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Disorganizing rare-earth ions may improve quantum information storage

The date of: 2024-01-18
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A new paper in Nature Physics shows that by cramming lots of rare-earth ions into a crystal, some will form pairs that act as highly coherent qubits, thus debunking the idea that solid-state qubits need to be super dilute in an ultra-clean material to achieve long lifetimes. 

According to the study’s authors, one of the major barriers to practical quantum computing has been how to make qubits that retain their quantum information long enough to be useful. 

It’s widely accepted that the key to qubits with long lifetimes, or ‘coherences’, is cleanliness. Qubits lose quantum information through a process known as decoherence when they start to interact with their environment.

So, the conventional wisdom goes, keep them away from each other and from other disturbing influences, and they’ll hopefully survive a little longer.

However, such a ‘minimalistic’ approach to qubit design is problematic in practice. Finding suitable ultra-pure materials is not easy. Furthermore, diluting qubits to the extreme makes scale-up of any resulting technology challenging. 

The new research conducted at the Paul Scherrer Institute PSI, ETH Zurich, and EPFL shows how qubits with long lifetimes can exist in a cluttered environment.

“In the long run, how to make it onto a chip is a question that’s universally discussed for all types of qubits. Instead of diluting more and more, we’ve demonstrated a new pathway by which we can squeeze qubits closer together,” Gabriel Aeppli, senior author of the study, said in a media statement.

Rare-earth ions + qubit gems

Aeppli and his colleagues created solid-state qubits from terbium doped into crystals of yttrium lithium fluoride. They showed that within a crystal jam-packed with rare-earth ions were qubit gems with much longer coherences than expected in such a dense system.

“For a given density of qubits, we show that it’s a much more effective strategy to throw in the rare-earth ions and pick the gems from the junk rather than trying to separate the individual ions from each other by dilution,” Markus Müller, co-author of the study, said.

Like classical bits that use 0 or 1 to store and process information, qubits also use systems that can exist in two states, albeit with the possibility of superpositions. When qubits are created from rare-earth ions, typically, a property of the individual ions—such as the nuclear spin, which can point up or down—is used as this two-state system.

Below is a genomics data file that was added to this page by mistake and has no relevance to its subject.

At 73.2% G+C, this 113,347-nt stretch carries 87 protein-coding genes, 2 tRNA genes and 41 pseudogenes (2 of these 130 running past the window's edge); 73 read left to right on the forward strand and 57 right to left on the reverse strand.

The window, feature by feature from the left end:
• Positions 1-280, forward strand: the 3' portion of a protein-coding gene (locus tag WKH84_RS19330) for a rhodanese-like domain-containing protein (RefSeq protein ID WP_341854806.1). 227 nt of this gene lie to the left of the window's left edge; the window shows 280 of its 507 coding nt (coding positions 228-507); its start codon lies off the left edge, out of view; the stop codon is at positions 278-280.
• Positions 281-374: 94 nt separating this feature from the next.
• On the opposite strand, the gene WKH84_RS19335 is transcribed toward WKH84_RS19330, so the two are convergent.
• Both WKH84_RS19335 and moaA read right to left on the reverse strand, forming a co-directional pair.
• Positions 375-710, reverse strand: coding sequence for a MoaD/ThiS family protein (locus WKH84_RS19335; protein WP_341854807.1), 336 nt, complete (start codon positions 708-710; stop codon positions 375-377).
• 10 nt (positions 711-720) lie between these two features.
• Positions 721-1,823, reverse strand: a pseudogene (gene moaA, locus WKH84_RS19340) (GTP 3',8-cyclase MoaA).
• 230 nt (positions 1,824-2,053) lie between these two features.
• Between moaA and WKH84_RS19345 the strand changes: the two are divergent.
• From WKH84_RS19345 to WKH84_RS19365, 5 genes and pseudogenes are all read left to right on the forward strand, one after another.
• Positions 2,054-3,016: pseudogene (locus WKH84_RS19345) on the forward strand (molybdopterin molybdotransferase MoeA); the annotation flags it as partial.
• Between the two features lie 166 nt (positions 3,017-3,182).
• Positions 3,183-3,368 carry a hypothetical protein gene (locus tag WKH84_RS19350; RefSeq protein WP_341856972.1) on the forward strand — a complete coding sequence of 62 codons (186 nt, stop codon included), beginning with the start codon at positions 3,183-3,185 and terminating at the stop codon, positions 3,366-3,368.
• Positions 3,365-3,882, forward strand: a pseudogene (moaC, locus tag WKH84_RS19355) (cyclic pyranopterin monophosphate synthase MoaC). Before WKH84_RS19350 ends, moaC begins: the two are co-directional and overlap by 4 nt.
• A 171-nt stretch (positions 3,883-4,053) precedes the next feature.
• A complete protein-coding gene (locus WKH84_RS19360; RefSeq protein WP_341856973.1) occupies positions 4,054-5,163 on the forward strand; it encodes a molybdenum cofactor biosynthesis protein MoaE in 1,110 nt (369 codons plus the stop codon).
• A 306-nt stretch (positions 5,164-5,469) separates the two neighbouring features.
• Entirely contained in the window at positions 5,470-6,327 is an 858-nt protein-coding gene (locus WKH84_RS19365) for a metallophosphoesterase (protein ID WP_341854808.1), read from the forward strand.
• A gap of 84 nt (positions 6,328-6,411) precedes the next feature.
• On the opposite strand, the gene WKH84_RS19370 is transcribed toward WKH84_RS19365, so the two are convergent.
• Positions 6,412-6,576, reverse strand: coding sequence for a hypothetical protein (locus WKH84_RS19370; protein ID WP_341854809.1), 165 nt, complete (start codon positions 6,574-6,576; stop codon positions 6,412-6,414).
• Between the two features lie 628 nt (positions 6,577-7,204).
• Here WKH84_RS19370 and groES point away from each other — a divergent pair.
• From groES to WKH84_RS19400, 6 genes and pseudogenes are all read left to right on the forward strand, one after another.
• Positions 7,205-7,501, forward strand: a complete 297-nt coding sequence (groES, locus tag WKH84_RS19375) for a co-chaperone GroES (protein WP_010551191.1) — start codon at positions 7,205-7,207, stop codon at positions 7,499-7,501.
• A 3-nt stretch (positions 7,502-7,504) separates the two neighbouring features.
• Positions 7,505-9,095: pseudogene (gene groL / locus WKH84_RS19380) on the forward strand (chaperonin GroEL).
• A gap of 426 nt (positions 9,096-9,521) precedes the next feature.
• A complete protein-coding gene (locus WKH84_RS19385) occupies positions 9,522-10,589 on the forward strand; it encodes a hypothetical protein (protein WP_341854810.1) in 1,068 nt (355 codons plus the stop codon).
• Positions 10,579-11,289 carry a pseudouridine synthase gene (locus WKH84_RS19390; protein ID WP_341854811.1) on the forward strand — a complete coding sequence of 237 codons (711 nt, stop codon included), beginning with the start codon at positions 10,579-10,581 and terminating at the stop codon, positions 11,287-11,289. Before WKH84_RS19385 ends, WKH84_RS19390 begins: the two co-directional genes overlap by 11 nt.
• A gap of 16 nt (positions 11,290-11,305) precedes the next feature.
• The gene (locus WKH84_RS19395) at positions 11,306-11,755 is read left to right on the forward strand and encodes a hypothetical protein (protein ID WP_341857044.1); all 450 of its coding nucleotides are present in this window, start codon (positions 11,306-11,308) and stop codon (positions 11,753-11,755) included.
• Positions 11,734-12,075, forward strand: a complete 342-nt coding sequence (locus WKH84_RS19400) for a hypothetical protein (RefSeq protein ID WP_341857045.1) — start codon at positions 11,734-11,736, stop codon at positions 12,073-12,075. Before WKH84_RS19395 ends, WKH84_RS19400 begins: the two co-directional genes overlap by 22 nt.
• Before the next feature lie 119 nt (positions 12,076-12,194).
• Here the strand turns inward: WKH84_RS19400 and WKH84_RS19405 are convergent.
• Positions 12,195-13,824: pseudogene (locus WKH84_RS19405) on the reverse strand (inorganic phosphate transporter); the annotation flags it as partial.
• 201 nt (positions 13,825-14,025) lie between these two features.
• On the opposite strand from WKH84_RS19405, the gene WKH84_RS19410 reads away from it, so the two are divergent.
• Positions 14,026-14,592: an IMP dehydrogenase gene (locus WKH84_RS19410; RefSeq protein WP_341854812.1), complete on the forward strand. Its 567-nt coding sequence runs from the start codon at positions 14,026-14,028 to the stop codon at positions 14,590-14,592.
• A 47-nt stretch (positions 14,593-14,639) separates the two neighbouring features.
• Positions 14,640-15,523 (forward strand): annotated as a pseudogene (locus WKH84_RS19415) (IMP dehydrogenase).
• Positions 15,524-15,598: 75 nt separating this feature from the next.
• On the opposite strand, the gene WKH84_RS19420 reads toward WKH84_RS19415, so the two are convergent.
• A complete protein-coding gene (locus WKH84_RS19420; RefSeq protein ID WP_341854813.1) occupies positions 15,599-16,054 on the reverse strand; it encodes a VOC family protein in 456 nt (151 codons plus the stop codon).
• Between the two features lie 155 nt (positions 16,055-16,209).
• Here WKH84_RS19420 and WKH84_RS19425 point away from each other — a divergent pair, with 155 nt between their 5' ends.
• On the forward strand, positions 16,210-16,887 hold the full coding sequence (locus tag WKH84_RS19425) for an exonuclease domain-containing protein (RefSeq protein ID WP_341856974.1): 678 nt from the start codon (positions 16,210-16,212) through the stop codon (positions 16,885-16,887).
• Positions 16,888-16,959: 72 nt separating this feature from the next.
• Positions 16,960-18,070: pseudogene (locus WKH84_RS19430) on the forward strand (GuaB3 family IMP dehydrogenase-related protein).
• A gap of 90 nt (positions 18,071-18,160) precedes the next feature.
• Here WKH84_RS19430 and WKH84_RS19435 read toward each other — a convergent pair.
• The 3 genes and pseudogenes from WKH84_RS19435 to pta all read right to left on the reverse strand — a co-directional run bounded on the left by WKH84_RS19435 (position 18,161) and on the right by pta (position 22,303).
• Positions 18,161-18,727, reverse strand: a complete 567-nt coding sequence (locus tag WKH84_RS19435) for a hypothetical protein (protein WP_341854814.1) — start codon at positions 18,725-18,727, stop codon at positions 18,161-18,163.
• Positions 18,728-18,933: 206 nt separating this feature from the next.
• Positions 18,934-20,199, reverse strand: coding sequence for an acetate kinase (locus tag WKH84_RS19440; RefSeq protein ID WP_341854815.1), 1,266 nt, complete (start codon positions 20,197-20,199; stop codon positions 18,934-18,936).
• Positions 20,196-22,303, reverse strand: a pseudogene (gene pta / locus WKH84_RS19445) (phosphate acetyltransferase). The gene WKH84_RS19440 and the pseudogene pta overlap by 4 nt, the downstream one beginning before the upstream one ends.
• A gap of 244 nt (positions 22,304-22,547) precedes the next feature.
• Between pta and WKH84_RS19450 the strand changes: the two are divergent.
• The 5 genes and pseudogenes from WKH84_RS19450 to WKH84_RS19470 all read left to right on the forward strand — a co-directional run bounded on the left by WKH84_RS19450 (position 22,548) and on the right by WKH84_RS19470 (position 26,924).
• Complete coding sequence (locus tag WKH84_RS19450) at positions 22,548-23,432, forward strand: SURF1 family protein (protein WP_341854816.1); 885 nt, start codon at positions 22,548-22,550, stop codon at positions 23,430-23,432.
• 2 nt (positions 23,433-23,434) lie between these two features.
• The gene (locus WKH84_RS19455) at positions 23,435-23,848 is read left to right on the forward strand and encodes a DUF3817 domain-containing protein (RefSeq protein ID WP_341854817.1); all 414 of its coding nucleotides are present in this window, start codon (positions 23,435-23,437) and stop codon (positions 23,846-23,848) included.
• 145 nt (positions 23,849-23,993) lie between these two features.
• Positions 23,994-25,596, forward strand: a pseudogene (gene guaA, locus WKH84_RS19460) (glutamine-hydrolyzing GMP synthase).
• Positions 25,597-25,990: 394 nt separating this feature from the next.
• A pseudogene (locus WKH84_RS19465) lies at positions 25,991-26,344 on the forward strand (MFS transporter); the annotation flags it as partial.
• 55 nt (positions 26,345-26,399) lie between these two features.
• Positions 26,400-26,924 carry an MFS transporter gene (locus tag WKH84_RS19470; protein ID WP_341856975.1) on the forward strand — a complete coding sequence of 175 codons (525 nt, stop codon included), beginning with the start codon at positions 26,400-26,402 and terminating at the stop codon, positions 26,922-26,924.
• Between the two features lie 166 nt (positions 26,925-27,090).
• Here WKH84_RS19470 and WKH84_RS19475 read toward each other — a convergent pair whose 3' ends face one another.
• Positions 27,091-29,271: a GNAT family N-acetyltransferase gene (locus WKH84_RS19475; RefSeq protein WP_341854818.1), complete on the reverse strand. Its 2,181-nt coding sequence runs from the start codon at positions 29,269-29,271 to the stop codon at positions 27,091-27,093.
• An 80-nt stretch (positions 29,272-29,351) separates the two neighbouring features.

Pairing up offers protection

The team could succeed with a radically different approach because, rather than being formed from single ions, their qubits are formed from strongly interacting pairs of ions. Instead of using the nuclear spin of single ions, the pairs form qubits based on superpositions of different electron shell states.

Within the crystal matrix, only a few of the terbium ions form pairs. 

“If you throw a lot of terbium into the crystal, by chance, there are pairs of ions—our qubits. These are relatively rare, so the qubits themselves are quite dilute,” Adrian Beckert, lead author of the study, said.

So why aren’t these qubits disturbed by their messy environment? It turns out that these gems, by their physical properties, are shielded from the junk. Because they have a different characteristic energy at which they operate, they cannot exchange energy with the single terbium ions—in essence, they are blind to them.

“If you make an excitation on a single terbium, it can easily hop over to another terbium, causing decoherence,” Müller said. “However, if the excitation is on a terbium pair, its state is entangled, so it lives at a different energy and cannot hop over to the single terbium. I’d have to find another pair, but it can’t because the next one is a long distance away.”

The researchers stumbled upon the phenomenon of qubit pairs when probing terbium-doped yttrium lithium fluoride with microwave spectroscopy. The team also uses light to manipulate and measure quantum effects in materials, and the same kind of qubits are expected to operate at the higher frequencies of optical laser light. This is of interest as rare-earth metals possess optical transitions, which give an easy way in with light.

“Eventually, our goal is to also use light from the X-ray Free Electron Laser SwissFEL or Swiss Light Source SLS to witness quantum information processing,” says Aeppli. This approach could be used to read out entire qubit ensembles with X-ray light.

In the meantime, terbium is an attractive choice of dopant: it can be easily excited by frequencies in the microwave range used for telecommunications.

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